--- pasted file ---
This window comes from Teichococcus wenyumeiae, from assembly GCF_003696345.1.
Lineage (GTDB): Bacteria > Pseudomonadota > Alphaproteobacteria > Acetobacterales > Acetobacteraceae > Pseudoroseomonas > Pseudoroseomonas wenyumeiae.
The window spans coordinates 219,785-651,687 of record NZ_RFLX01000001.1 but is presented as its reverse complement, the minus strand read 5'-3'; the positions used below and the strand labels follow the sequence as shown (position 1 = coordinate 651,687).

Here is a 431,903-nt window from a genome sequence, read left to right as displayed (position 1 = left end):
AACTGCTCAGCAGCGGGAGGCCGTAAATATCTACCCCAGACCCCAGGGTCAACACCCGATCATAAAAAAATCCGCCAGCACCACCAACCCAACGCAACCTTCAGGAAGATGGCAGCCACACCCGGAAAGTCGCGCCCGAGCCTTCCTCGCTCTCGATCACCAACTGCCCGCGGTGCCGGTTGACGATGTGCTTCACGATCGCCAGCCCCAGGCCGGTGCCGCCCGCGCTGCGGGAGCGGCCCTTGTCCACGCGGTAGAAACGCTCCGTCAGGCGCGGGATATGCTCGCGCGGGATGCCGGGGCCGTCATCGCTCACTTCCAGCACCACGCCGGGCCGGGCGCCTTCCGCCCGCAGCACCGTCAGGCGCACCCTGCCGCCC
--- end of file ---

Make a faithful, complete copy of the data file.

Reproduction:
This window comes from Teichococcus wenyumeiae, from assembly GCF_003696345.1.
Lineage (GTDB): Bacteria > Pseudomonadota > Alphaproteobacteria > Acetobacterales > Acetobacteraceae > Pseudoroseomonas > Pseudoroseomonas wenyumeiae.
The window spans coordinates 219,785-651,687 of record NZ_RFLX01000001.1 but is presented as its reverse complement, the minus strand read 5'-3'; the positions used below and the strand labels follow the sequence as shown (position 1 = coordinate 651,687).

Here is a 431,903-nt window from a genome sequence, read left to right as displayed (position 1 = left end):
AACTGCTCAGCAGCGGGAGGCCGTAAATATCTACCCCAGACCCCAGGGTCAACACCCGATCATAAAAAAATCCGCCAGCACCACCAACCCAACGCAACCTTCAGGAAGATGGCAGCCACACCCGGAAAGTCGCGCCCGAGCCTTCCTCGCTCTCGATCACCAACTGCCCGCGGTGCCGGTTGACGATGTGCTTCACGATCGCCAGCCCCAGGCCGGTGCCGCCCGCGCTGCGGGAGCGGCCCTTGTCCACGCGGTAGAAACGCTCCGTCAGGCGCGGGATATGCTCGCGCGGGATGCCGGGGCCGTCATCGCTCACTTCCAGCACCACGCCGGGCCGGGCGCCTTCCGCCCGCAGCACCGTCAGGCGCACCCTGCCGCCC